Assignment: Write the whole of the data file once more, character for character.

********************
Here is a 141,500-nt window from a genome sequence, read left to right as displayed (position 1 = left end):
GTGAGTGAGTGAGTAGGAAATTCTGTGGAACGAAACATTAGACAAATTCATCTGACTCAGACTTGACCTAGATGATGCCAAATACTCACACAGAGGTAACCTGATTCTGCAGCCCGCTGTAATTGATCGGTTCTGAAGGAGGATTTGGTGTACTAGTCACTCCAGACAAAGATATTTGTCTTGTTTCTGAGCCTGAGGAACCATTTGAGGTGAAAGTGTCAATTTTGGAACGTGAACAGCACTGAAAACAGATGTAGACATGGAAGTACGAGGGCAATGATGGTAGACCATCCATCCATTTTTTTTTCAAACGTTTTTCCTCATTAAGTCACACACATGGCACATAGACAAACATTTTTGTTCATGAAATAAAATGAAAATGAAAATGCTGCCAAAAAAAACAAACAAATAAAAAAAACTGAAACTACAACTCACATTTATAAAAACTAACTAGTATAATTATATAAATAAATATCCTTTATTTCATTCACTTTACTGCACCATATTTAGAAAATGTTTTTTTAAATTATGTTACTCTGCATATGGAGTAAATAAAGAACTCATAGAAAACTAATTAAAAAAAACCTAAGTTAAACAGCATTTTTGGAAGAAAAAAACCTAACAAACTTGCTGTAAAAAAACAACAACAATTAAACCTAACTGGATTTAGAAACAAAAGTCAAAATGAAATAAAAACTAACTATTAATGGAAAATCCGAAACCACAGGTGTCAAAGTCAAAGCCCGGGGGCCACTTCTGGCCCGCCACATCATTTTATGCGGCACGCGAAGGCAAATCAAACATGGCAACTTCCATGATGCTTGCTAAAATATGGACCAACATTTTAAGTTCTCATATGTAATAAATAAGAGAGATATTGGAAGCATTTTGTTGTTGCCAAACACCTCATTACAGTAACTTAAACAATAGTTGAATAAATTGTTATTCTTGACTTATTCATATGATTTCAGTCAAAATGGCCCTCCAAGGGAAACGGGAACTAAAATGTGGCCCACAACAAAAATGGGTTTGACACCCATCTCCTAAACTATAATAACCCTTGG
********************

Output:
Here is a 141,500-nt window from a genome sequence, read left to right as displayed (position 1 = left end):
GTGAGTGAGTGAGTAGGAAATTCTGTGGAACGAAACATTAGACAAATTCATCTGACTCAGACTTGACCTAGATGATGCCAAATACTCACACAGAGGTAACCTGATTCTGCAGCCCGCTGTAATTGATCGGTTCTGAAGGAGGATTTGGTGTACTAGTCACTCCAGACAAAGATATTTGTCTTGTTTCTGAGCCTGAGGAACCATTTGAGGTGAAAGTGTCAATTTTGGAACGTGAACAGCACTGAAAACAGATGTAGACATGGAAGTACGAGGGCAATGATGGTAGACCATCCATCCATTTTTTTTTCAAACGTTTTTCCTCATTAAGTCACACACATGGCACATAGACAAACATTTTTGTTCATGAAATAAAATGAAAATGAAAATGCTGCCAAAAAAAACAAACAAATAAAAAAAACTGAAACTACAACTCACATTTATAAAAACTAACTAGTATAATTATATAAATAAATATCCTTTATTTCATTCACTTTACTGCACCATATTTAGAAAATGTTTTTTTAAATTATGTTACTCTGCATATGGAGTAAATAAAGAACTCATAGAAAACTAATTAAAAAAAACCTAAGTTAAACAGCATTTTTGGAAGAAAAAAACCTAACAAACTTGCTGTAAAAAAACAACAACAATTAAACCTAACTGGATTTAGAAACAAAAGTCAAAATGAAATAAAAACTAACTATTAATGGAAAATCCGAAACCACAGGTGTCAAAGTCAAAGCCCGGGGGCCACTTCTGGCCCGCCACATCATTTTATGCGGCACGCGAAGGCAAATCAAACATGGCAACTTCCATGATGCTTGCTAAAATATGGACCAACATTTTAAGTTCTCATATGTAATAAATAAGAGAGATATTGGAAGCATTTTGTTGTTGCCAAACACCTCATTACAGTAACTTAAACAATAGTTGAATAAATTGTTATTCTTGACTTATTCATATGATTTCAGTCAAAATGGCCCTCCAAGGGAAACGGGAACTAAAATGTGGCCCACAACAAAAATGGGTTTGACACCCATCTCCTAAACTATAATAACCCTTGG